Chitin is an essential structural polysaccharide of fungal pathogens and parasites, but its role in human immune responses remains largely unknown. It is the second most abundant polysaccharide in nature after cellulose and its derivatives today are widely used for medical and industrial purposes. We analysed the immunological properties of purified chitin particles derived from the opportunistic human fungal pathogen Candida albicans, which led to the selective secretion of the anti-inflammatory cytokine IL-10. We identified NOD2, TLR9 and the mannose receptor as essential fungal chitin-recognition receptors for the induction of this response. Chitin reduced LPS-induced inflammation in vivo and may therefore contribute to the resolution of the immune response once the pathogen has been defeated. Fungal chitin also induced eosinophilia in vivo, underpinning its ability to induce asthma. Polymorphisms in the identified chitin receptors, NOD2 and TLR9, predispose individuals to inflammatory conditions and dysregulated expression of chitinases and chitinase-like binding proteins, whose activity is essential to generate IL-10-inducing fungal chitin particles in vitro, have also been linked to inflammatory conditions and asthma. Chitin recognition is therefore critical for immune homeostasis and is likely to have a significant role in infectious and allergic disease.
Chitin is the second most abundant polysaccharide in nature after cellulose and an essential component of the cell wall of all fungal pathogens. The discovery of human chitinases and chitinase-like binding proteins indicates that fungal chitin is recognised by cells of the human immune system, shaping the immune response towards the invading pathogen. We show that three immune cell receptors– the mannose receptor, NOD2 and TLR9 recognise chitin and act together to mediate an anti-inflammatory response via secretion of the cytokine IL-10. This mechanism may prevent inflammation-based damage during fungal infection and restore immune balance after an infection has been cleared. By increasing the chitin content in the cell wall pathogenic fungi may influence the immune system in their favour, by down-regulating protective inflammatory immune responses. Furthermore, gene mutations and dysregulated enzyme activity in the described chitin recognition pathway are implicated in inflammatory conditions such as Crohn's Disease and asthma, highlighting the importance of the discovered mechanism in human health.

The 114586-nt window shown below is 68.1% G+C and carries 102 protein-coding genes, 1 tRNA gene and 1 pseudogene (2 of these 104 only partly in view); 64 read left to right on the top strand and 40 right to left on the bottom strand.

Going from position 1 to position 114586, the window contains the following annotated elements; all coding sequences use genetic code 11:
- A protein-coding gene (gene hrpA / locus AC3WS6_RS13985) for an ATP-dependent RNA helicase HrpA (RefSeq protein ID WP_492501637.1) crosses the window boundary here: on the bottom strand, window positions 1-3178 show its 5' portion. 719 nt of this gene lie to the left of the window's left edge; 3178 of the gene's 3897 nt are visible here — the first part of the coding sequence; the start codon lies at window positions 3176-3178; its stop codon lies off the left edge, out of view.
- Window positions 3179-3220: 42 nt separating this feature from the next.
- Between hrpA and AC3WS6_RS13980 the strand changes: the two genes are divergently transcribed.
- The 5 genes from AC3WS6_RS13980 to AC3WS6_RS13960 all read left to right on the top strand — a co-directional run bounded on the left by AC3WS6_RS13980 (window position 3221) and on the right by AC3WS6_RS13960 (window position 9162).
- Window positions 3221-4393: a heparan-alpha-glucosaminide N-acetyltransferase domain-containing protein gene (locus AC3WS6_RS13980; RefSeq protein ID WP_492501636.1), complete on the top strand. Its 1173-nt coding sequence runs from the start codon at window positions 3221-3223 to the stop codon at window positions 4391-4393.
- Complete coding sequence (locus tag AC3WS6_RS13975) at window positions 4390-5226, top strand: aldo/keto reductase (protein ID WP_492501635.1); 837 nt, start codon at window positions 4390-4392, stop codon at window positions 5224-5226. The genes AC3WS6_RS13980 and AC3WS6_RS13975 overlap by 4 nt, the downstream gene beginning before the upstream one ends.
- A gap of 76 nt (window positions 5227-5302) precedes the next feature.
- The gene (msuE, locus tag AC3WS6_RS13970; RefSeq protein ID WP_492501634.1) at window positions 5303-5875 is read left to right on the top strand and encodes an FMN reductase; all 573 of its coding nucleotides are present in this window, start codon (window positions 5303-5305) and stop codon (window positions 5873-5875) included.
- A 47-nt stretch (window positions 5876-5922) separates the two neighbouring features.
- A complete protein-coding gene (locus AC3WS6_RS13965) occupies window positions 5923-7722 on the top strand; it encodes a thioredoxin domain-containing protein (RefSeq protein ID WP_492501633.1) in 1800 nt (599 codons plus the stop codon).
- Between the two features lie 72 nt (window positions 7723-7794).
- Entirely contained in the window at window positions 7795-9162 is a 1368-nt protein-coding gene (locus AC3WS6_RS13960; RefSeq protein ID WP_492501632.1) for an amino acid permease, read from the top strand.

Due to the fact that some individuals are allergic to crustaceans, the presumed relationship between allergy and the presence of chitin in crustaceans has been investigated. In vivo, chitin is part of complex structures with other organic and inorganic compounds: in arthropods chitin is covalently linked to proteins and tanned by quinones, in fungi it is covalently linked to glucans, while in bacteria chitin is diversely combined according to Gram(+/−) classification. On the other hand, isolated, purified chitin is a plain polysaccharide that, at the nano level, presents itself as a highly associated structure, recently refined in terms of regularity, nature of bonds, crystallinity degree and unusual colloidal behavior. Chitins and modified chitins exert a number of beneficial actions, i.e., (i) they stimulate macrophages by interacting with receptors on the macrophage surface that mediate the internalization of chitin particles to be degraded by lysozyme and N-acetyl-β-glucosaminidase (such as Nod-like, Toll-like, lectin, Dectin-1, leukotriene 134 and mannose receptors); (ii) the macrophages produce cytokines and other compounds that confer non-specific host resistance against bacterial and viral infections, and anti-tumor activity; (iii) chitin is a strong Th1 adjuvant that up-regulates Th1 immunity induced by heat-killed Mycobacterium bovis, while down- regulating Th2 immunity induced by mycobacterial protein; (iv) direct intranasal application of chitin microparticles into the lung was also able to significantly down-regulate allergic response to Dermatophagoids pteronyssinus and Aspergillus fumigatus in a murine model of allergy; (v) chitin microparticles had a beneficial effect in preventing and treating histopathologic changes in the airways of asthmatic mice; (vi) authors support the fact that chitin depresses the development of adaptive type 2 allergic responses. Since the expression of chitinases, chitrotriosidase and chitinase-like proteins is greatly amplified during many infections and diseases, the common feature of chitinase-like proteins and chitinase activity in all organisms appears to be the biochemical defense of the host. Unfortunately, conceptual and methodological errors are present in certain recent articles dealing with chitin and allergy, i.e., (1) omitted consideration of mammalian chitinase and/or chitotriosidase secretion, accompanied by inactive chitinase-like proteins, as an ancestral defensive means against invasion, capable to prevent the insurgence of allergy; (2) omitted consideration of the fact that the mammalian organism recognizes more promptly the secreted water soluble chitinase produced by a pathogen, rather than the insoluble and well protected chitin within the pathogen itself; (3) superficial and incomplete reports and investigations on chitin as an allergen, without mentioning the potent allergen from crustacean flesh, tropomyosine; (4) limited perception of the importance of the chemical/biochemical characteristics of the isolated chitin or chitosan for the replication of experiments and optimization of results; and (5) lack of interdisciplinarity. There is quite a large body of knowledge today on the use of chitosans as biomaterials, and more specifically as drug carriers for a variety of applications: the delivery routes being the same as those adopted for the immunological studies. Said articles, that devote attention to the safety and biocompatibility aspects, never reported intolerance or allergy in individuals and animals, even when the quantities of chitosan used in single experiments were quite large. Therefore, it is concluded that crab, shrimp, prawn and lobster chitins, as well as chitosans of all grades, once purified, should not be considered as “crustacean derivatives”, because the isolation procedures have removed proteins, fats and other contaminants to such an extent as to allow them to be classified as chemicals regardless of their origin.